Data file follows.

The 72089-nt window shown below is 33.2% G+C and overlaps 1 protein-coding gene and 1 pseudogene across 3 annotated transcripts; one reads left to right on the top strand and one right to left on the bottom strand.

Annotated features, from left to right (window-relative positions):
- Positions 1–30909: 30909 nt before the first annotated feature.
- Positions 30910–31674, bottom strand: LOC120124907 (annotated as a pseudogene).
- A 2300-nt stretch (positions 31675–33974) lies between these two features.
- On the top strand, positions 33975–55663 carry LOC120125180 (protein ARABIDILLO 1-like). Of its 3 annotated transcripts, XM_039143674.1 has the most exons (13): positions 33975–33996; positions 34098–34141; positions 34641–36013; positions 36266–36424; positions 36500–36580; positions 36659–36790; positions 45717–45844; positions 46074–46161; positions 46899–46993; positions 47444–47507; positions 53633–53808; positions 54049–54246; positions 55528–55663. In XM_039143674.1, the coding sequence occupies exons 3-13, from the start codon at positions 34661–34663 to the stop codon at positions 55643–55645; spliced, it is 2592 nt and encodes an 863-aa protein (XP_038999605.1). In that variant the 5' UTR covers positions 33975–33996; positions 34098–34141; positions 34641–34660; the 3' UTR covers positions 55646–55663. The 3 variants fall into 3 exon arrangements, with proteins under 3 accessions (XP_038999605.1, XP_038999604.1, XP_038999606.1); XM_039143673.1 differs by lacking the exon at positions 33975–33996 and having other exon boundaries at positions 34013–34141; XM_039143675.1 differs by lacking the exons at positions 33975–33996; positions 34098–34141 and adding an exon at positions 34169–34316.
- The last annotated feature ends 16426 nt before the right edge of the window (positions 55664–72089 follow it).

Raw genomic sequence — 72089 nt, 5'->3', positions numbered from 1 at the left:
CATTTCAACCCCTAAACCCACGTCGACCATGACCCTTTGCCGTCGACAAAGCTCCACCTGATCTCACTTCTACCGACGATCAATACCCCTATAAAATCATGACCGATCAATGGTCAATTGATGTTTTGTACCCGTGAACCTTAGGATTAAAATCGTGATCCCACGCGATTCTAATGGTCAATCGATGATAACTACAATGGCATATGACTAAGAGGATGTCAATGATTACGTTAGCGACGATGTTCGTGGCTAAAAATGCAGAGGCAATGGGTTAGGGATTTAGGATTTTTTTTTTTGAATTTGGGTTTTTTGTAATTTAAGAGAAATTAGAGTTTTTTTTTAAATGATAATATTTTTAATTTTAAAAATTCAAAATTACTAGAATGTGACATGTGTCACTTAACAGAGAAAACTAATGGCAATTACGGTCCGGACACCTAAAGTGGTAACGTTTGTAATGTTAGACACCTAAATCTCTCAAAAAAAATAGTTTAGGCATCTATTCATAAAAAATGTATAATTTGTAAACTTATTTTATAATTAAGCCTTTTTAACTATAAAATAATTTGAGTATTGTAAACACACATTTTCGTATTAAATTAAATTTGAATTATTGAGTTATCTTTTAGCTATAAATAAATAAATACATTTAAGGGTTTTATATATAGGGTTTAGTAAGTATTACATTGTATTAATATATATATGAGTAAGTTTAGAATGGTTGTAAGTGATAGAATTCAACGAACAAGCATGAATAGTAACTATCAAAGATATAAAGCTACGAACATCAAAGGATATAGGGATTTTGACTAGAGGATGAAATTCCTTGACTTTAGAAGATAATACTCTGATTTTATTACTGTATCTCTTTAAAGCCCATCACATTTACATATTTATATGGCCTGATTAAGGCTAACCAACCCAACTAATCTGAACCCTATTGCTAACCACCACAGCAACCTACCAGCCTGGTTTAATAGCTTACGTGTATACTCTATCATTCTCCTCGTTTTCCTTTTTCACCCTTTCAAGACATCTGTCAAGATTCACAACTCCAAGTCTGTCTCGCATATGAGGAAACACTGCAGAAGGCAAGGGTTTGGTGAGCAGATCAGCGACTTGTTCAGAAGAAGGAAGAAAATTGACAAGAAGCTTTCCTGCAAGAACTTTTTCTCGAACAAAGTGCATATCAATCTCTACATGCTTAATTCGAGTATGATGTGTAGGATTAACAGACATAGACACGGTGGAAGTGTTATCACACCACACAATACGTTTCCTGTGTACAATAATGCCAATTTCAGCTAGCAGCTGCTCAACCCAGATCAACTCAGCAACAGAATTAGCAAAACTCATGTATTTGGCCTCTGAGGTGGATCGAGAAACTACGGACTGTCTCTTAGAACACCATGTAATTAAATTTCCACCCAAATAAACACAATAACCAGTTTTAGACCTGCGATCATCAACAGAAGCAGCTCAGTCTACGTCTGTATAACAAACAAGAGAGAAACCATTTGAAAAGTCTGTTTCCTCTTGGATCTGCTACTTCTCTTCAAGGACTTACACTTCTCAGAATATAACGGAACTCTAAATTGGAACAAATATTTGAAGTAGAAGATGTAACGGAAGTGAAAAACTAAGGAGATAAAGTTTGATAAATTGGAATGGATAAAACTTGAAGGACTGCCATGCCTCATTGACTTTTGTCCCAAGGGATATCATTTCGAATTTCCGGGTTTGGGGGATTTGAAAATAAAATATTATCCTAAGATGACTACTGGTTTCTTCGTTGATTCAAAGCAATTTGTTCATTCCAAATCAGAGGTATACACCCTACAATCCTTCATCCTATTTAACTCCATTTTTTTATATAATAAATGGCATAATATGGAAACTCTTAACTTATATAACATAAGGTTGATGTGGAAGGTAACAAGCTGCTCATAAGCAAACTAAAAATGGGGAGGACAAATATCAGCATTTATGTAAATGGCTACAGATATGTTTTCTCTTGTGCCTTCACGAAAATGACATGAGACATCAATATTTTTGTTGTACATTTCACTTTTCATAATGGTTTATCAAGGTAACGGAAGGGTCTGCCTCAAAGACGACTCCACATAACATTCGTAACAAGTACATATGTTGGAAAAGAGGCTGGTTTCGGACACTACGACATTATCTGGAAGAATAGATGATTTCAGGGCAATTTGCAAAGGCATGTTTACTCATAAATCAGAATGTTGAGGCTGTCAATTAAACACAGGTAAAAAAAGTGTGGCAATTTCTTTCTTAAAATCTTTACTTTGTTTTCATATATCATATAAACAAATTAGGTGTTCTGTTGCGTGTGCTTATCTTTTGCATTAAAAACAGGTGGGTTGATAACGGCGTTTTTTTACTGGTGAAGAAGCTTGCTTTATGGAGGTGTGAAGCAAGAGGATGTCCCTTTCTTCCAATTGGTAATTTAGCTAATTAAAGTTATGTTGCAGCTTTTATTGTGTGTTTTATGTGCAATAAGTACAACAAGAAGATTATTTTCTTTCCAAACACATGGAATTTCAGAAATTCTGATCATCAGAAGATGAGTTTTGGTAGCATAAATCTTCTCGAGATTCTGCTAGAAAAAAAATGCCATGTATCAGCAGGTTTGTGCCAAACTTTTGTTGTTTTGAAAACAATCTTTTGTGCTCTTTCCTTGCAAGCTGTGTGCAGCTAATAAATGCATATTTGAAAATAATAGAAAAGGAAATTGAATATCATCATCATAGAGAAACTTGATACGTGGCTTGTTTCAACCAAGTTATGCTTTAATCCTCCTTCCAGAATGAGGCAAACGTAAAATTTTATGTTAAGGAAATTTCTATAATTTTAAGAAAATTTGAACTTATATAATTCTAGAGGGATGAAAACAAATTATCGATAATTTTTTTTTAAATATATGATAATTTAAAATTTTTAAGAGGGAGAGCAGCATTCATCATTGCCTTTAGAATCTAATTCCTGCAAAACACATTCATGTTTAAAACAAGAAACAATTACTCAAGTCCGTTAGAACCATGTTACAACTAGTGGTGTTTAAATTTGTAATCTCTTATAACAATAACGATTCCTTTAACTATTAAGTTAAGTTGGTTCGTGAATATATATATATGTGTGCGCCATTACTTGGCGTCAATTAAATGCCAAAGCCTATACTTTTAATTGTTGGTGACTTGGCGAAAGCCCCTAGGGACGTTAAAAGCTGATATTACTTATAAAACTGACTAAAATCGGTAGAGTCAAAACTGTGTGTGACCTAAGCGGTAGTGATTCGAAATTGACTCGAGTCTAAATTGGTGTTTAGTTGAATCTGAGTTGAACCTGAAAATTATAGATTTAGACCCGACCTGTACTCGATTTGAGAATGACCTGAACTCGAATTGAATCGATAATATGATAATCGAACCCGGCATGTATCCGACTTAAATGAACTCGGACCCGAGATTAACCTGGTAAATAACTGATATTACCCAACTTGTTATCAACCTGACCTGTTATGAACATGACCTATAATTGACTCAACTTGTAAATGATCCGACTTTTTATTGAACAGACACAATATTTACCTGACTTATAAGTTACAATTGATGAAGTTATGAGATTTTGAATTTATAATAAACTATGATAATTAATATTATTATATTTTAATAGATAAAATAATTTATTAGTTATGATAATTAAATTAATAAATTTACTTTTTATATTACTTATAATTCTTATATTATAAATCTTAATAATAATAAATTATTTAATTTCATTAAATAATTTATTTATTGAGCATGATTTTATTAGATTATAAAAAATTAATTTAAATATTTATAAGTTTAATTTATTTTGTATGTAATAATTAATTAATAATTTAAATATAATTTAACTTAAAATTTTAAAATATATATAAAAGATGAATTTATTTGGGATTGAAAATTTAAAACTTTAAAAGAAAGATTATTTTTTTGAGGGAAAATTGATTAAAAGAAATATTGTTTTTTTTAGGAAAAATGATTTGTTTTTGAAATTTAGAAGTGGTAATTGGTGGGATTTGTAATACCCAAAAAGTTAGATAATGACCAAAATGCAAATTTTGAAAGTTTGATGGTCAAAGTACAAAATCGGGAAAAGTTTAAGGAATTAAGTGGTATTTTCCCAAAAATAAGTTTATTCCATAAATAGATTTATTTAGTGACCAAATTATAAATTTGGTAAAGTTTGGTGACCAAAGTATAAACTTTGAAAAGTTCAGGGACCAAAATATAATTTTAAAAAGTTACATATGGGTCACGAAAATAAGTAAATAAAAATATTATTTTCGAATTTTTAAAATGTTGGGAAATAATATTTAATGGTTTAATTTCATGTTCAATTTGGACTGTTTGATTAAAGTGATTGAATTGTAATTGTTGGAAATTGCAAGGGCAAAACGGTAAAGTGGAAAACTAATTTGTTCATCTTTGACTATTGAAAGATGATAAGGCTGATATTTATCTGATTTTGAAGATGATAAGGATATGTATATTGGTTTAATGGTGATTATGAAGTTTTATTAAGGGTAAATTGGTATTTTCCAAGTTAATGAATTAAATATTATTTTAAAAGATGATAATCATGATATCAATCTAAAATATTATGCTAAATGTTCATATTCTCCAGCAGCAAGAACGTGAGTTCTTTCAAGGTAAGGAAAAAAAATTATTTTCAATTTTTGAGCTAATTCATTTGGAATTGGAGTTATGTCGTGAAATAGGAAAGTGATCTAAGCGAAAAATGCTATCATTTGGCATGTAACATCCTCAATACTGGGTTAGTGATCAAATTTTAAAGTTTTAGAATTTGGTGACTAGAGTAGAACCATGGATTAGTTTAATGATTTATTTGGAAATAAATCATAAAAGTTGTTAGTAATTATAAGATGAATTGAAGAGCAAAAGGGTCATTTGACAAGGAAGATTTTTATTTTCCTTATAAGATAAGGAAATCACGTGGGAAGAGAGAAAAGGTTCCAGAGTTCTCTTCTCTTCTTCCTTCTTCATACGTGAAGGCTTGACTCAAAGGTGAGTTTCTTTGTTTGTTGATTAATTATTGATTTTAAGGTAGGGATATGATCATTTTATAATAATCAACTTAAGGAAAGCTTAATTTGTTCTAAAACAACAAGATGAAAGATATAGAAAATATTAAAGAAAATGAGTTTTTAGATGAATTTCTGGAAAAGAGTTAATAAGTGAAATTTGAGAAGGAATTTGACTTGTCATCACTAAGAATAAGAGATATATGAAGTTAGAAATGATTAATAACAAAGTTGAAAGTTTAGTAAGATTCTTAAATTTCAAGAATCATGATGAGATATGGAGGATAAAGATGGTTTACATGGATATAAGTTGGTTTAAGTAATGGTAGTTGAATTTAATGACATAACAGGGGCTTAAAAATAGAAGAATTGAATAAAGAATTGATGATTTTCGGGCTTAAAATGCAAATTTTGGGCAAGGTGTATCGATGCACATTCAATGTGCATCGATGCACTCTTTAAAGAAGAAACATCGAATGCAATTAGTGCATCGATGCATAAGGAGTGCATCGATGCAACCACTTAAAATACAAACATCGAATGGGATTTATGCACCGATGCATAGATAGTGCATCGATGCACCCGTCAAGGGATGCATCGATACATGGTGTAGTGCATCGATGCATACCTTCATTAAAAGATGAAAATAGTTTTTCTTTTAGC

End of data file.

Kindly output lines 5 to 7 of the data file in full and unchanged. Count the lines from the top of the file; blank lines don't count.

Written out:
- A 2300-nt stretch (positions 31675–33974) lies between these two features.
- On the top strand, positions 33975–55663 carry LOC120125180 (protein ARABIDILLO 1-like). Of its 3 annotated transcripts, XM_039143674.1 has the most exons (13): positions 33975–33996; positions 34098–34141; positions 34641–36013; positions 36266–36424; positions 36500–36580; positions 36659–36790; positions 45717–45844; positions 46074–46161; positions 46899–46993; positions 47444–47507; positions 53633–53808; positions 54049–54246; positions 55528–55663. In XM_039143674.1, the coding sequence occupies exons 3-13, from the start codon at positions 34661–34663 to the stop codon at positions 55643–55645; spliced, it is 2592 nt and encodes an 863-aa protein (XP_038999605.1). In that variant the 5' UTR covers positions 33975–33996; positions 34098–34141; positions 34641–34660; the 3' UTR covers positions 55646–55663. The 3 variants fall into 3 exon arrangements, with proteins under 3 accessions (XP_038999605.1, XP_038999604.1, XP_038999606.1); XM_039143673.1 differs by lacking the exon at positions 33975–33996 and having other exon boundaries at positions 34013–34141; XM_039143675.1 differs by lacking the exons at positions 33975–33996; positions 34098–34141 and adding an exon at positions 34169–34316.
- The last annotated feature ends 16426 nt before the right edge of the window (positions 55664–72089 follow it).